Contact Lynne: firstname.lastname@example.org
Whenever I have to account for my life I run up against the problem that "those who can, do. Those who can't, write about those who can." Reading, writing and what we can charitably call an active fantasy life have been very central to who I am for as long as I can remember. My father was a scientist working for the military, so I grew up in Illinois, Texas, Alaska, Washington, and finally Southern California.
One of my earliest memories was being driven across the Golden Gate Bridge. My parents told me what it was called, and I protested that it was not gold. I know orange when I see it and that bridge was and is orange (okay, dark reddish orange). The idea that the bridge was across the Golden Gate, the opening into San Francisco Bay, was way too complicated for me at that age. But I never forgot the Bridge, the sun, the water, and that might have been why I always expected to move to San Francisco. I first visited on my own in the fall of 1967—just after the Summer of Love. From that point on there was no keeping me away. I enrolled in San Francisco State University in Spring 1968, just in time for the student strike to shut it down.
This didn't bother me too much because I was doing independent research in sex and dope and rock and roll in Haight Ashbury. I was still so shy and bookish, however that it wasn't until I started practicing Nichiren Shoshu Buddhism in March of 1968 that I came out of my shell enough for anyone to notice me. For awhile I tried to fancy myself as a wild woman like my idol, Janis Joplin. (No one else ever noticed the slightest resemblance, but at least I didn't try to sing.)
After a few freewheeling months, I looked around to find that my new, exciting friends were all in jail except the Buddhists. I ended up at meetings almost every night. I was encouraged to go back to college and I got the Buddhist equivalent of officer training school—public speaking experience, writing and editing for Buddhist publications, and a smattering of Japanese etiquette. I've continued my daily Buddhist practice ever since. I moved from the brainwashed into the fluff-dried section, however, when my natural skepticism began to surface.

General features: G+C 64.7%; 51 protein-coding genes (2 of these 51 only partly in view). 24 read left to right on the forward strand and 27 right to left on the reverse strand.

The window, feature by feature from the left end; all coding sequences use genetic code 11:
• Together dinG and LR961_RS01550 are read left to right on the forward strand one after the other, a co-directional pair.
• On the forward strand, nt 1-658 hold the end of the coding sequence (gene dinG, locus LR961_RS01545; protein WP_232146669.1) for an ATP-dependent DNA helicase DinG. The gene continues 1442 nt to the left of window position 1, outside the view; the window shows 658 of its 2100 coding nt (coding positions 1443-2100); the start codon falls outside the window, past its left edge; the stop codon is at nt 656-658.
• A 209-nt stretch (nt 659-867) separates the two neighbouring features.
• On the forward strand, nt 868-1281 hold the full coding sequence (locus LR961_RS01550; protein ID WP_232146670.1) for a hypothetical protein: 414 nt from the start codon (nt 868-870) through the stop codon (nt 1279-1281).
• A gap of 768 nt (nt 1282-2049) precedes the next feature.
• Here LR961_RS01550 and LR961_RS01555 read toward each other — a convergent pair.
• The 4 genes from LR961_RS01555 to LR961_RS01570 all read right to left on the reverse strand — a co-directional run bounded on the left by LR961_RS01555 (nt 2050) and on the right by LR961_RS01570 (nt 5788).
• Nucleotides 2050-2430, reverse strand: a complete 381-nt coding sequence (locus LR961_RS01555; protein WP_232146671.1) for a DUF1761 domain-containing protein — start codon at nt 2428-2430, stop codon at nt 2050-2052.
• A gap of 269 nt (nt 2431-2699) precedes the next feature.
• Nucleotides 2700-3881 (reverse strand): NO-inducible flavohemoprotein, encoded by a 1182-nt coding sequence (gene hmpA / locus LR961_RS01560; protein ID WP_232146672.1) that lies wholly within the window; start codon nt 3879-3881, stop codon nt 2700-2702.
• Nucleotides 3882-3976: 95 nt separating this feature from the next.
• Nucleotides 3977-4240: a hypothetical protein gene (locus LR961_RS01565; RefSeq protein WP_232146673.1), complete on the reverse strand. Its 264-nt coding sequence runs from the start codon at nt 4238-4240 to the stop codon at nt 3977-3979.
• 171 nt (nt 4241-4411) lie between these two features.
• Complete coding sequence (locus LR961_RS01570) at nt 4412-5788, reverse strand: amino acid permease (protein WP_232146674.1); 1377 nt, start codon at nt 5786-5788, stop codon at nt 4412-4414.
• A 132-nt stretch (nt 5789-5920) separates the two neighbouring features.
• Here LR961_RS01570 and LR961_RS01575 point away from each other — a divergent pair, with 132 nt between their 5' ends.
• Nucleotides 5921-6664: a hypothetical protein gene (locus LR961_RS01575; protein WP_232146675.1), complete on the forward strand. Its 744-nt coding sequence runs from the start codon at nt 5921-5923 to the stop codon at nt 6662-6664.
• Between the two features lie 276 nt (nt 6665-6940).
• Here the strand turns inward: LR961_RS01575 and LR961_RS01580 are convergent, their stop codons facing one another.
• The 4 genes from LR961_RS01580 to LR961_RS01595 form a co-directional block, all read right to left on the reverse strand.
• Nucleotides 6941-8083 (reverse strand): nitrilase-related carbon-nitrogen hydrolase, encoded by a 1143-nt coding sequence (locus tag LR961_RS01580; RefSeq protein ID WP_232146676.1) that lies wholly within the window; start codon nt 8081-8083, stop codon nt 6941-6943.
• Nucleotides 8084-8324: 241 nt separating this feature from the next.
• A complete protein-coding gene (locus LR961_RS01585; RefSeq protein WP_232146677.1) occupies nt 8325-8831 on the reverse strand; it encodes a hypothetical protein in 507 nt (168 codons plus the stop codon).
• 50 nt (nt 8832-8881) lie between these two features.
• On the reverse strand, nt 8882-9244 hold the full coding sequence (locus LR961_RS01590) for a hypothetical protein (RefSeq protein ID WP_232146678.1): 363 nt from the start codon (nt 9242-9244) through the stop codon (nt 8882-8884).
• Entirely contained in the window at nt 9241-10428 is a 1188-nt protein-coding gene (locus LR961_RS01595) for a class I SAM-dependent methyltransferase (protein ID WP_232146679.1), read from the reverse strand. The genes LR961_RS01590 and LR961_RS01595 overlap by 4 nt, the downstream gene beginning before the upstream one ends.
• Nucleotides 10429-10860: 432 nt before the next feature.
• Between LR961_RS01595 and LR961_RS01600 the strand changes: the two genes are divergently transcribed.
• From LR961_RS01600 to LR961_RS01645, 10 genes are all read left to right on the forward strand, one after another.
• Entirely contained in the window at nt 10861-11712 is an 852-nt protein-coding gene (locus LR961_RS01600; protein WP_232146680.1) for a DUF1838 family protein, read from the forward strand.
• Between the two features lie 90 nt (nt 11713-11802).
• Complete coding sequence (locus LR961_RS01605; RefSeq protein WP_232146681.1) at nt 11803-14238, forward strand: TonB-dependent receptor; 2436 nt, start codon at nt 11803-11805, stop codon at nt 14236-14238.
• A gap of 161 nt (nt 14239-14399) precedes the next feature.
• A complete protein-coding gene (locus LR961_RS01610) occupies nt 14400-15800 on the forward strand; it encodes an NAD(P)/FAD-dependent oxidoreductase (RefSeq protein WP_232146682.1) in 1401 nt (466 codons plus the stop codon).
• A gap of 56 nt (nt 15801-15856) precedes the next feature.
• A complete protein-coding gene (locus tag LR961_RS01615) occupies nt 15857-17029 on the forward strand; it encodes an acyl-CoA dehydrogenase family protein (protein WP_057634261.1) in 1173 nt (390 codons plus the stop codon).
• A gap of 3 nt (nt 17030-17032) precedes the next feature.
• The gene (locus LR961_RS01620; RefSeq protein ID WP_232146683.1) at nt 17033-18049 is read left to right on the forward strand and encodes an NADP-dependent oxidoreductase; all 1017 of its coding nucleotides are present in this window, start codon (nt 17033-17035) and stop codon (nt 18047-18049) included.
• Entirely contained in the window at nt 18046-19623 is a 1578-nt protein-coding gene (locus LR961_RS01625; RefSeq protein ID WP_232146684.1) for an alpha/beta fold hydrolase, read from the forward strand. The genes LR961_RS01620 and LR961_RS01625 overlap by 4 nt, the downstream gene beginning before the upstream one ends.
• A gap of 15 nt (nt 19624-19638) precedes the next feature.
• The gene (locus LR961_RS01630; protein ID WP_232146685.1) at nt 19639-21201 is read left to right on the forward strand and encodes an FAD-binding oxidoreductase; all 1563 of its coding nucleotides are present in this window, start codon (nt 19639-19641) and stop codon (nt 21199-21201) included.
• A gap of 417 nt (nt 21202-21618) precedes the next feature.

Fortunately the practice encompasses whatever mental posture you bring to it and it deserves most of the credit for keeping me reasonably sane, sober and centered. This page will tell you more. It often seems to me that one of the best introductions to how and why people practice this particular variety of Buddhism is the Tina Turner bio movie What's Love Got To Do With It? For a movie that shows what the crazy group I joined in the 60s was like I'd recommend The Last Detail. It's a gritty film about Navy life (I've heard that for decades it had the record for four-letter words in a movie), but with a little help from the late actress and Buddhist, Luanna Anders, the filmmakers imported a genuine Buddhist meeting and the high-energy silliness is well portrayed.
When I finally finished my B.A. in Psychology from San Francisco State, I immediately decided to dedicate my life to literature (graduate school ran a distant second and a serious business career wasn't even in the running). This kind of decision can be hazardous to your financial and mental health. I supported myself by doing office temp work. After more soul searching than I care to remember, I completed a novel—a sensitive story of disillusioned youth. A few of my friends read it and were very impressed at how many pages there were. I tried to read it again a few years later and saw what they meant. Even I couldn't finish it.
After examining what I was reading (80% mysteries) it made sense to try to write one. Termination Interview (St. Martin's Press, 1988) introduced Ingrid Hunter, a free-lance photographer who does office temp work to survive. I wrote two other books about Ingrid Hunter. The second one, Death Flower, was published in German in 1994 but so far not yet in English.
In 1980 I met Charles W. Powell, chess master, law student and totally charming man from Richmond, Virginia. We were married in 1983. Within six months, to both our great surprise, he nearly died. For the next eight years he battled a chronic illness. He was very brave and good natured about being sick and all the things he was never able to do. He died in 1991. Charlie was still alive when I began to work on a series about a large-sized woman who solves mysteries. With his usual supportive attitude, he told me he would be proud if I wrote such a book.
In order to write about a self-accepting fat woman, I had to become one. This is a journey I'm still on. National Association to Advance Fat Acceptance and International Size Acceptance Association are two places where I started.
In 1997, Orloff Press published Larger Than Death, first in the series featuring Josephine Fuller, a sleuth of size who doesn't apologize. St. Martin's Minotaur brought it out in paperback and also published Large Target, At Large, and A Ton of Trouble, which came out in 2002.
I'm now writing non-mystery books in the romantic comedy and paranormal vein, and having a great time doing that.
When I'm not writing fiction or essays, I spend a lot of time catering to the needs of a small group of very spoiled cats.
© Lynne Murray